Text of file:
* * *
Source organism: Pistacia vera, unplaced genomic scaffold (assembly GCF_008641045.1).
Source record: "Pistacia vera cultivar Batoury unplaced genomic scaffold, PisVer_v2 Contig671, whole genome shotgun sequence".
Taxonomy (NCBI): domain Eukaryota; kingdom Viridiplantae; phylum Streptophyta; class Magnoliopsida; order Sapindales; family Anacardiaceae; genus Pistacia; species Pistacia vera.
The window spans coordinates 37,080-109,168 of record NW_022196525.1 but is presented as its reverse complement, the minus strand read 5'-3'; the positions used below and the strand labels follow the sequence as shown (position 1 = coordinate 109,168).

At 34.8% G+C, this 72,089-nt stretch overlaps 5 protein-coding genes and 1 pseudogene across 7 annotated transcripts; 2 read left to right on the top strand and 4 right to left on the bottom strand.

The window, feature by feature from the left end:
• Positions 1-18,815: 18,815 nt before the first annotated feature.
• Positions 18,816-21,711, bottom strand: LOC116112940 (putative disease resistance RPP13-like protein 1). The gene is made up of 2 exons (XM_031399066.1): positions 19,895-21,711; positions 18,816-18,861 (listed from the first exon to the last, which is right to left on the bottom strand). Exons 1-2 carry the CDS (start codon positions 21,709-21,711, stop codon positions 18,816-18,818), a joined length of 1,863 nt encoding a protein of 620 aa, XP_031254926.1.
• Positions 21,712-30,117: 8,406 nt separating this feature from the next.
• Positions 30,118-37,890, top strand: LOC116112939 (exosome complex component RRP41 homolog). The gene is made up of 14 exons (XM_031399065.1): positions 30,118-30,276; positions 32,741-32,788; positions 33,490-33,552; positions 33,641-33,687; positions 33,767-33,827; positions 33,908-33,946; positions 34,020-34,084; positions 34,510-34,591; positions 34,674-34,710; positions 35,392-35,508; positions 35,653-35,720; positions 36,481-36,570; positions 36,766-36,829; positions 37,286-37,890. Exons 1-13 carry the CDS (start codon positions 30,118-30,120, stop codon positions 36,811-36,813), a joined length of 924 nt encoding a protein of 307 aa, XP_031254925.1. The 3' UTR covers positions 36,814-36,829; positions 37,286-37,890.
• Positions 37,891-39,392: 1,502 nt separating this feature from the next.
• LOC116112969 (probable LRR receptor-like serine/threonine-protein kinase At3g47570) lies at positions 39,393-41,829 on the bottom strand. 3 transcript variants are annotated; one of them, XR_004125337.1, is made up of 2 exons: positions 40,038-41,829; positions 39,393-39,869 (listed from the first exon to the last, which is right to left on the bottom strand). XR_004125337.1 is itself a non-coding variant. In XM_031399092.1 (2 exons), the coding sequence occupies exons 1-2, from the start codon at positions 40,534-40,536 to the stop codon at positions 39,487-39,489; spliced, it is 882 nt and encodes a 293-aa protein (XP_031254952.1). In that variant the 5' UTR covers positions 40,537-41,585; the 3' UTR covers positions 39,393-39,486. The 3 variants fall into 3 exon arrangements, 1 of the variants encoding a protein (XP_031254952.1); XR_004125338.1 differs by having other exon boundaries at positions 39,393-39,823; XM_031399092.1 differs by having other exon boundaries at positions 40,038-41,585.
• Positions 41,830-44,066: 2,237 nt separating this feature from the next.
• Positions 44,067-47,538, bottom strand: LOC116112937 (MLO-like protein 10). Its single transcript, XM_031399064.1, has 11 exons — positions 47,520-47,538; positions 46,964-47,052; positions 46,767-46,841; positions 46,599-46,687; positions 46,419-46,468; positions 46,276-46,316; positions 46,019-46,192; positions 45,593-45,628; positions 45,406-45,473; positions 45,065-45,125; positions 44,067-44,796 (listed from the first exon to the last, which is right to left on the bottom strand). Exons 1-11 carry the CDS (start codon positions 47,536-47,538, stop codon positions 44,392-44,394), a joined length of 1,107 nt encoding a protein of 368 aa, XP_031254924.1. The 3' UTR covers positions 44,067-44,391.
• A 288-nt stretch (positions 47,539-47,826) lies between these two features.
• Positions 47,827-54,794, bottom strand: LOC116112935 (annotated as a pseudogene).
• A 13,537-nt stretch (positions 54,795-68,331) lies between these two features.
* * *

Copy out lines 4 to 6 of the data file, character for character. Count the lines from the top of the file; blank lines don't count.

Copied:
The window spans coordinates 37,080-109,168 of record NW_022196525.1 but is presented as its reverse complement, the minus strand read 5'-3'; the positions used below and the strand labels follow the sequence as shown (position 1 = coordinate 109,168).

At 34.8% G+C, this 72,089-nt stretch overlaps 5 protein-coding genes and 1 pseudogene across 7 annotated transcripts; 2 read left to right on the top strand and 4 right to left on the bottom strand.

The window, feature by feature from the left end: